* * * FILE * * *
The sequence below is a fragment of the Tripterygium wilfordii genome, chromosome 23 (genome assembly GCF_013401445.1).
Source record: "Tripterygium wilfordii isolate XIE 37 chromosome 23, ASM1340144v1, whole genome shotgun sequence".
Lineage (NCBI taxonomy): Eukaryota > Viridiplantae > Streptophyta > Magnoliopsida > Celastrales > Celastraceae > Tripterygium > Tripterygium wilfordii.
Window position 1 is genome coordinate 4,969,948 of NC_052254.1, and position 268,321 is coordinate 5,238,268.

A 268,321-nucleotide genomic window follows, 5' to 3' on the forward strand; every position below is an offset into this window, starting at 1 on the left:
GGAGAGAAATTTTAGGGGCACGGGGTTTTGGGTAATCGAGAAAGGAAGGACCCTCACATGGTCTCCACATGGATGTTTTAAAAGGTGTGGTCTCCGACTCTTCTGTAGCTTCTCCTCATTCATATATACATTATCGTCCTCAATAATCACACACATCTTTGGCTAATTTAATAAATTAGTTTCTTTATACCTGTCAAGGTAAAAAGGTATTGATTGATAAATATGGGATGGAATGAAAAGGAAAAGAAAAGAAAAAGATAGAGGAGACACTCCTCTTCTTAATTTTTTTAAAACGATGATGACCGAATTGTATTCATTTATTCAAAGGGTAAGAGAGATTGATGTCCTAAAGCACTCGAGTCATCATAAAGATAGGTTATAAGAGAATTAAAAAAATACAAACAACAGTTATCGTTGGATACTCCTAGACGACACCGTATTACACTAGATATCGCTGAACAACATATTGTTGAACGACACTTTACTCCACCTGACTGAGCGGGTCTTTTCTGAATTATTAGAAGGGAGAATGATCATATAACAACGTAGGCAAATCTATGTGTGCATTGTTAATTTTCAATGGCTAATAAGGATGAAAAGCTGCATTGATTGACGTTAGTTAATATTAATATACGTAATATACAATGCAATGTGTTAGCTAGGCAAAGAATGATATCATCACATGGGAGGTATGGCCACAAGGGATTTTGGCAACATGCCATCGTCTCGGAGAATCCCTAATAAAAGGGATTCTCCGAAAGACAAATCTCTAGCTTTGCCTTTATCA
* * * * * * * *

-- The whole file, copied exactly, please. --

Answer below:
The sequence below is a fragment of the Tripterygium wilfordii genome, chromosome 23 (genome assembly GCF_013401445.1).
Source record: "Tripterygium wilfordii isolate XIE 37 chromosome 23, ASM1340144v1, whole genome shotgun sequence".
Lineage (NCBI taxonomy): Eukaryota > Viridiplantae > Streptophyta > Magnoliopsida > Celastrales > Celastraceae > Tripterygium > Tripterygium wilfordii.
Window position 1 is genome coordinate 4,969,948 of NC_052254.1, and position 268,321 is coordinate 5,238,268.

A 268,321-nucleotide genomic window follows, 5' to 3' on the forward strand; every position below is an offset into this window, starting at 1 on the left:
GGAGAGAAATTTTAGGGGCACGGGGTTTTGGGTAATCGAGAAAGGAAGGACCCTCACATGGTCTCCACATGGATGTTTTAAAAGGTGTGGTCTCCGACTCTTCTGTAGCTTCTCCTCATTCATATATACATTATCGTCCTCAATAATCACACACATCTTTGGCTAATTTAATAAATTAGTTTCTTTATACCTGTCAAGGTAAAAAGGTATTGATTGATAAATATGGGATGGAATGAAAAGGAAAAGAAAAGAAAAAGATAGAGGAGACACTCCTCTTCTTAATTTTTTTAAAACGATGATGACCGAATTGTATTCATTTATTCAAAGGGTAAGAGAGATTGATGTCCTAAAGCACTCGAGTCATCATAAAGATAGGTTATAAGAGAATTAAAAAAATACAAACAACAGTTATCGTTGGATACTCCTAGACGACACCGTATTACACTAGATATCGCTGAACAACATATTGTTGAACGACACTTTACTCCACCTGACTGAGCGGGTCTTTTCTGAATTATTAGAAGGGAGAATGATCATATAACAACGTAGGCAAATCTATGTGTGCATTGTTAATTTTCAATGGCTAATAAGGATGAAAAGCTGCATTGATTGACGTTAGTTAATATTAATATACGTAATATACAATGCAATGTGTTAGCTAGGCAAAGAATGATATCATCACATGGGAGGTATGGCCACAAGGGATTTTGGCAACATGCCATCGTCTCGGAGAATCCCTAATAAAAGGGATTCTCCGAAAGACAAATCTCTAGCTTTGCCTTTATCA